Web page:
The Triple Crown of Thoroughbred Racing, often shortened to Triple Crown, comprises three races for three-year-old thoroughbred horses. Winning all three of these thoroughbred horse races is considered the greatest accomplishment in thoroughbred racing. The term originated in mid-19th century England and nations where thoroughbred racing is popular each have their own Triple Crown series.

In Great Britain, where the term Triple Crown originated with West Australian's three wins in 1853, it is made up of:

The 2,000 Guineas Stakes, run over 1m (1,609 metres) at Newmarket Racecourse in Newmarket, Suffolk. The Derby, run over 1m 4f and 10y (2,423 metres) at Epsom Downs Racecourse in Epsom, Surrey. The St Leger Stakes, run over 1m 6f and 132y (2,937 metres) at Town Moor in Doncaster, Yorkshire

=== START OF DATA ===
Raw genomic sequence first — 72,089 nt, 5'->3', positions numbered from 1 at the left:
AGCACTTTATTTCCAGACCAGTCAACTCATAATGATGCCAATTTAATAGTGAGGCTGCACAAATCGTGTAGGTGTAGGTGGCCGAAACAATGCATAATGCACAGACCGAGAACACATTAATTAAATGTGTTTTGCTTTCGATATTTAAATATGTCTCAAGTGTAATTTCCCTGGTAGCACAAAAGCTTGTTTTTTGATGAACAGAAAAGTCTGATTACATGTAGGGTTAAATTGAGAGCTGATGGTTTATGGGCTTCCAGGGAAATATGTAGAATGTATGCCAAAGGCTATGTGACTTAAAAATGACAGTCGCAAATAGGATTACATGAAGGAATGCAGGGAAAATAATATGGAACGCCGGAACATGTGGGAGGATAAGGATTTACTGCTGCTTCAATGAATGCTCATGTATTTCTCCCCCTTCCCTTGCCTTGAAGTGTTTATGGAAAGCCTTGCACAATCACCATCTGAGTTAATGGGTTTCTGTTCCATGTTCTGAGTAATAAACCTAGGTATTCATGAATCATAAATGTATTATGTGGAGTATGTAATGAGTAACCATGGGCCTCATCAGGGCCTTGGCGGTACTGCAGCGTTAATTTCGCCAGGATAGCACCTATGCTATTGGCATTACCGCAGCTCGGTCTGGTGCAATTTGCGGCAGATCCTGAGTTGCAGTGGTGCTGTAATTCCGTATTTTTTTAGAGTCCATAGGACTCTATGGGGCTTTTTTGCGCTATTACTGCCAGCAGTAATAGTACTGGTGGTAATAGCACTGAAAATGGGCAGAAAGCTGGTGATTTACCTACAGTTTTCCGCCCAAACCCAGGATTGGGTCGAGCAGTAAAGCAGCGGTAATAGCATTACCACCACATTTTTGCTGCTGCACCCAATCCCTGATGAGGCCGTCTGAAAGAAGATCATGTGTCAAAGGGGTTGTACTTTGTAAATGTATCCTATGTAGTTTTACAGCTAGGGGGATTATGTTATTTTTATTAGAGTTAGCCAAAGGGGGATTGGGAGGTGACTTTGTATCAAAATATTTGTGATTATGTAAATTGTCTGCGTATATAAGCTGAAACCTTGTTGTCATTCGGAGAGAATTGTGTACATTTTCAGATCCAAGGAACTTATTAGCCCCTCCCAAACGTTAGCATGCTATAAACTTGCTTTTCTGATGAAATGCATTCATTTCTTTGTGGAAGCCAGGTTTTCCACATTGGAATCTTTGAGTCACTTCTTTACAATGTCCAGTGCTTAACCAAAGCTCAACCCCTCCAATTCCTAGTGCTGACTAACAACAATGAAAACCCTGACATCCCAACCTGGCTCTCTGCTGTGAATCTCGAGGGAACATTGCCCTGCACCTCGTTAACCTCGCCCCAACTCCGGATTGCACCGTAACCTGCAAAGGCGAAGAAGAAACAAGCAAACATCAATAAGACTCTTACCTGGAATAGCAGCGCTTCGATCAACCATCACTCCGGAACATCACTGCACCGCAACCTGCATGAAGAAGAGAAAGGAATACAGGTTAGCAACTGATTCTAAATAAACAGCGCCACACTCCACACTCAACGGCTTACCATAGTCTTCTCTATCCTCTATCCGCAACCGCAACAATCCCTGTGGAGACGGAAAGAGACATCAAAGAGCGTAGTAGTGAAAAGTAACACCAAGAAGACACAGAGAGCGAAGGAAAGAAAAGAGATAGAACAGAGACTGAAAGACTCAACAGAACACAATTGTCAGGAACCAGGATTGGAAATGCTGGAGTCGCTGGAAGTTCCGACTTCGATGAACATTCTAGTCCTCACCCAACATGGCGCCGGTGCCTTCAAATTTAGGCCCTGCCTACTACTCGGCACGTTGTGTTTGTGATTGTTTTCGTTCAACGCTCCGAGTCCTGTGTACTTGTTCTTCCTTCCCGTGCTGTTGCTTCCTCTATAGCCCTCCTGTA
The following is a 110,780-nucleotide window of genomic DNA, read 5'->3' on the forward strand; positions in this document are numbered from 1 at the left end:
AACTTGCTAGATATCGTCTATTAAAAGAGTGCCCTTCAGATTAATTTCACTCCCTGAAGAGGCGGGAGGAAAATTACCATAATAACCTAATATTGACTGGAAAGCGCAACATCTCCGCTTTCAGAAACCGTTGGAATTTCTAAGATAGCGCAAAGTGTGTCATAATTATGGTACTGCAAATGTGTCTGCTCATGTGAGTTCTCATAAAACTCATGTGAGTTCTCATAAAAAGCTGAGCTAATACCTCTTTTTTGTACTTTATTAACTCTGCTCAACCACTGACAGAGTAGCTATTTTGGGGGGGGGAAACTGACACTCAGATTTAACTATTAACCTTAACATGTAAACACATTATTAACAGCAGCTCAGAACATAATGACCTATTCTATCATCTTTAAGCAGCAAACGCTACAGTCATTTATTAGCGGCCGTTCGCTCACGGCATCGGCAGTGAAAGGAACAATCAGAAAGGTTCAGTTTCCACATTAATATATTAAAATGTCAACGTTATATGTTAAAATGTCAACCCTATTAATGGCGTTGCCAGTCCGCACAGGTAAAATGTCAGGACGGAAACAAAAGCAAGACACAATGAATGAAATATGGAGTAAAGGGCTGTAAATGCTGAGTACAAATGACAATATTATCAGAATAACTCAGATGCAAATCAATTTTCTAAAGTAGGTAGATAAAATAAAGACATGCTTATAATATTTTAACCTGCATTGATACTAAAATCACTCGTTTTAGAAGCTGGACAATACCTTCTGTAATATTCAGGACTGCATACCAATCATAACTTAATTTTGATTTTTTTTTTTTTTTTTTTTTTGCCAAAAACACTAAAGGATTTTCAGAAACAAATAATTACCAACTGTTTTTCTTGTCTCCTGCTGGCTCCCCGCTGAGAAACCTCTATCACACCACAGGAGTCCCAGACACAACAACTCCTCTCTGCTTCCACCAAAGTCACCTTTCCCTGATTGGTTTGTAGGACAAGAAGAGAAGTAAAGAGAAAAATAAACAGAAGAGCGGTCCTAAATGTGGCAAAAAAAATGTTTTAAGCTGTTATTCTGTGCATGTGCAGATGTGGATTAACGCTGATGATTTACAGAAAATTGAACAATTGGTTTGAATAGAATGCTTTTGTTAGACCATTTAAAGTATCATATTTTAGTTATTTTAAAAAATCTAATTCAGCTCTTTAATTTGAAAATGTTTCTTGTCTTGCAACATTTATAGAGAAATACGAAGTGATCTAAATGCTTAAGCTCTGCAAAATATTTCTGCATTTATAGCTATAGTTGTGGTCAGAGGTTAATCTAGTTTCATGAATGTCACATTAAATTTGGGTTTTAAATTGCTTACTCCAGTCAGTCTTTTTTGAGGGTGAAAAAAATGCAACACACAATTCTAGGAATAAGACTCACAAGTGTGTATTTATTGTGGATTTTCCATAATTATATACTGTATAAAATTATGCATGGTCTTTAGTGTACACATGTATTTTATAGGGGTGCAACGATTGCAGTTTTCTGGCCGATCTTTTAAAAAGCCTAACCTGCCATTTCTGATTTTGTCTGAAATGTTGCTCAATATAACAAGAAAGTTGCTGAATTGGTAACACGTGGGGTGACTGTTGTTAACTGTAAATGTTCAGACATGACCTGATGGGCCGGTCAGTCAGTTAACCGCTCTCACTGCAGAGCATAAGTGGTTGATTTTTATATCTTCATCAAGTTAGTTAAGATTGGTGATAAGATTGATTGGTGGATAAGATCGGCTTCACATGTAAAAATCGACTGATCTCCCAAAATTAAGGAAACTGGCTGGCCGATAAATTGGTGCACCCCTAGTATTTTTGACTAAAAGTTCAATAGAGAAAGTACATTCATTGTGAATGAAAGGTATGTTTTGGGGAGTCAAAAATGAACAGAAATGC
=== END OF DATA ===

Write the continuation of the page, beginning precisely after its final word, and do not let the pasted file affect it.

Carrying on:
Since the 2,000 Guineas was first run in 1809, fifteen horses (including three winners of substitute races at Newmarket during the First World War) have won the English Triple Crown. The most recent – and only winner since World War II – was Nijinsky, in 1970. For many years, it was considered unlikely that any horse would ever win the English Triple Crown again.

The winners are: West Australian (1883), Gladiateur (1865), Lord Lyon (1866), Ormonde (1886), Common (1891), Isinglass (1893), Galtee More (1897), Flying Fox (1899), Diamond Jubilee (1900), Rock Sand (1903), Pommern (1915), Gay Crusader (1917), Gainsborough (1918), Bahram (1935), and Nijinsky(1970).

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